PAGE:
The rich and poor of Wikipedia in India

Submitted by hpn on November 24, 2013 - 16:03

An anonymous parcel arrived the other day by courier and the security downstairs had kept it aside.
I opened it late in the evening to find a parcel with no note whatsoever in it. A T-Shirt and a memento was thrust into a box. Turns out that it was the stuff distributed at the “Kannada Wikipedia 10th anniversary” event to which I was not invited officially.  It was as though someone knew I wouldn’t accept it and kept it anonymous.

I had earlier heard about the event from friends who got to know about it from individuals that were part of the organising team. Old friends who had got invited earlier had called several days prior to the event checking whether I was invited to this. I was told that the schedule was frozen long back and had been vigorously promoted in the local media. There was no mention of any old time contributors in the agenda, forget mine. I realised that if the organising team were to invite me, having known my contribution to Kannada Wikipedia, they would have done so by now as I’m quite reachable over twitter, Facebook and since much of the organising team has known me. No message whatsoever till now meant quite unwelcome - so I went ahead with my schedule and booked tickets to get to Pune a day earlier to the language summit.

A fellow Wikipedian called me up later requesting me to be part of the event. He felt that I should have been part of this having been the initiator of Kannada Wikipedia. However, the inordinately late invite came after many knew that I wasn’t invited for this and had expressed dismay at this.

I initiated major work on Kannada Wikipedia in 2004 and tried to build a community around it for several years, also editing on it - and on many occasions dedicating my full time to the project for years together. I’m a sysop on the project, have introduced several people to the community and the mailing list and did plenty to improve the project. And it was never easy during those days with less or absolutely no money to do what we needed to. We met at public parks to discuss and spent our own money for outreach events until there was some support from other non-profits and the WMF. I still remember how Ramki and I had spent money from our own pocket when we fell short of funds for the first ever outreach event in India that we organised with the help of volunteers. It was quite a team work, that one. The day prior to that first ever outreach program in India, me and Murali had spent all evening till late night running around printing shops in Chamarajpet to get the printing done in a most cost-effective way possible. I had returned home after mid-night on my always-low-on-fuel two wheeler that had so miraculously lasted till I got home. Ramki had rushed to a book shop the following morning to get books to be presented to the panelists. Ironic as it may seem, Prof. Venkatasubbaiah was one of the chief guests on that day as well!

In general, we would gather during the meet-ups and order even the food on our own and share. Those were the days when we were spending money from our own pocket to organise meet-ups until much later when there was actually some support for these.

Things have changed now. Wikimedia now functions in India with a huge volume of funds, running into several Crores.  The activities aren’t driven by volunteers like earlier, but by direct recruits from Wikimedia or the non-profits who have been privileged to receive Crores worth of Wikimedia’s grants.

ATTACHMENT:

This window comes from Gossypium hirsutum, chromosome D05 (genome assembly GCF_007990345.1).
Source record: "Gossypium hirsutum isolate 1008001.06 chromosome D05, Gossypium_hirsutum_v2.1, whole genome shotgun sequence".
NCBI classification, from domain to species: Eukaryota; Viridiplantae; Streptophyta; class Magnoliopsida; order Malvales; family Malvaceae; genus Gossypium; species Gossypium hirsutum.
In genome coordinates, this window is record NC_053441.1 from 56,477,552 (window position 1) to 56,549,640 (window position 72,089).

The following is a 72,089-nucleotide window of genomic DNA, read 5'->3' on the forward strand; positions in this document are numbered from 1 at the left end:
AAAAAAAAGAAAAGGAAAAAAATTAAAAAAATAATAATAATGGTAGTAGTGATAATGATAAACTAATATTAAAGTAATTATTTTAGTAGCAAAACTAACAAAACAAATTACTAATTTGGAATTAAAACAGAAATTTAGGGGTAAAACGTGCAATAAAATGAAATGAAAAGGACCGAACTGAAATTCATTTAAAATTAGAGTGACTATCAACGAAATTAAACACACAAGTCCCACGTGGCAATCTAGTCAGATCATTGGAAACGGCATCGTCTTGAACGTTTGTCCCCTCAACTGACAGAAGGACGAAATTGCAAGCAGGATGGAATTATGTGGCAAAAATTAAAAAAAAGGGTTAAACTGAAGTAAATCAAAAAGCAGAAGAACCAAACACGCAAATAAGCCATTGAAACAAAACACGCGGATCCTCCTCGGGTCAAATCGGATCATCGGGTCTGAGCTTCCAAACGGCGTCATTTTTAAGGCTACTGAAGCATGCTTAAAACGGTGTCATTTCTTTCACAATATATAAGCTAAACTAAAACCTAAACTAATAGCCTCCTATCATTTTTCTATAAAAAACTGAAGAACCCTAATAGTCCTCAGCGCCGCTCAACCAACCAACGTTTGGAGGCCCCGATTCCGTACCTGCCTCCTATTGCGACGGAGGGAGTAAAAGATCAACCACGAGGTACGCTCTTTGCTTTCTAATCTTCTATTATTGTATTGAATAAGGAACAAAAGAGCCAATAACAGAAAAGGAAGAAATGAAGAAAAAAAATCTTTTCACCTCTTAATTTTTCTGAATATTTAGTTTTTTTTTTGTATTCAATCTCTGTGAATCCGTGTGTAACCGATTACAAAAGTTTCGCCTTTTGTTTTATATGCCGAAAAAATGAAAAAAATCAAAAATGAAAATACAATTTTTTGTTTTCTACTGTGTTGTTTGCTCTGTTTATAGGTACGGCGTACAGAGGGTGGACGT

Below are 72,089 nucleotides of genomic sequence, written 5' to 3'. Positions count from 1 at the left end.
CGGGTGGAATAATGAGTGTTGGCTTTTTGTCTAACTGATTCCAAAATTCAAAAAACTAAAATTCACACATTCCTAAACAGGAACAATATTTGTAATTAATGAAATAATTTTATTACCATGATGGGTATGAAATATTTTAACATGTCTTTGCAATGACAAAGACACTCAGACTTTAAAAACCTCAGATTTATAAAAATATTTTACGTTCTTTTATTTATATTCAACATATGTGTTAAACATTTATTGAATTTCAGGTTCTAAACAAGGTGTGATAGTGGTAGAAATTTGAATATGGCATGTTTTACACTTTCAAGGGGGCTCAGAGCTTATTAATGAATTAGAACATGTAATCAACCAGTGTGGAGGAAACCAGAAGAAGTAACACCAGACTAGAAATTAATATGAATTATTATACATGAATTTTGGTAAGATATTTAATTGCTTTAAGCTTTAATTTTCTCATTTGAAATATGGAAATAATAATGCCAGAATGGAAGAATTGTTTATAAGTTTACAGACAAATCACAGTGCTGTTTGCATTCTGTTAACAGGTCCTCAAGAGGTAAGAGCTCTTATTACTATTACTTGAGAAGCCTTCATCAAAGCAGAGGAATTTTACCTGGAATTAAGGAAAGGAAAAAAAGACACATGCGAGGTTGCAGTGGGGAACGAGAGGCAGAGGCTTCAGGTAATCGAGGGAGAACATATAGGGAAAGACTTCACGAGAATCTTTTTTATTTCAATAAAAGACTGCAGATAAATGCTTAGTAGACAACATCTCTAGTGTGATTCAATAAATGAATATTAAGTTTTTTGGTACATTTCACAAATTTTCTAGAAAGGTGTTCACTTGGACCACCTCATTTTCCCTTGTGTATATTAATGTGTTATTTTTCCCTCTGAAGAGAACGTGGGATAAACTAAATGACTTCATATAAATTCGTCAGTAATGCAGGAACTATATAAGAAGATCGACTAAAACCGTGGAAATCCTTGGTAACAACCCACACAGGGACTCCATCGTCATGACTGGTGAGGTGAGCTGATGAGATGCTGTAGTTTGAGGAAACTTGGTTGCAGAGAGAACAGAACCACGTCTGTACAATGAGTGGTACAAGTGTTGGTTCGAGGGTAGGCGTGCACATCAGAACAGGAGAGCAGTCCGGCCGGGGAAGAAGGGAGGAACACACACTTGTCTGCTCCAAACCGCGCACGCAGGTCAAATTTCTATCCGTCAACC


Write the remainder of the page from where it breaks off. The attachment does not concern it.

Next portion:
Critical decisions for Wikimedia in India are being made by bureaucrats with plump salaries who never made extensive contributions to the movement until they signed up for these high-paid jobs. Many people who signed up for such jobs had never contributed to the projects earlier, and vanished completely off the radar once their jobs were terminated. Volunteers, Wikimedians who have actually contributed to the projects are being left out of these big time. Micro funding of activities driven by volunteers who are actually involved in the projects contributing in some way or the other should have been the norm, but the exact opposite is happening now.

The reason why I wasn’t surprised even a bit when I wasn’t invited for the “Kannada Wikipedia 10th Anniversary”. As things go with bureaucrats who are directing all this, things are smooth and easy when long time contributors (who tend to point out things when they’re going wrong) aren’t around.

(Apart from my contributions to Kannada Wikipedia as a sysop, editor and in outreach, I've been a sysop, contributor on almost all Kannada projects. I have contributed to English Wikipedia and the Commons. I have been part of the Chapters committee of Wikimedia Foundation. I’m a sysop on Sanskrit Wikipedia. I am one of the founding members of Wikimedia India Chapter apart from having organised several outreach events. I have been mentoring an ongoing project by name ‘Wikitrack’ - a mobile app on iOS and Android that lets users track their preferred Indian language Wikipedia and similar projects. The Android version of the project has been released under GPL.)

It's a pity Hari. In view of being busy (in real life), I have not been taking too much interest in the developments of the Wikimedia Foundation over the last 3 years. I have been following the email discussion though. I also find it very unnerving, this recent shift towards a very corporate approach to Wikipedia. I see the need to strategise, evangelise and spread the interest in wiki-editing, but I see a dangerous trend in over-corporatising it, such that the contributors feel sidelined.

November 24, 2013 - 17:26 Permalink

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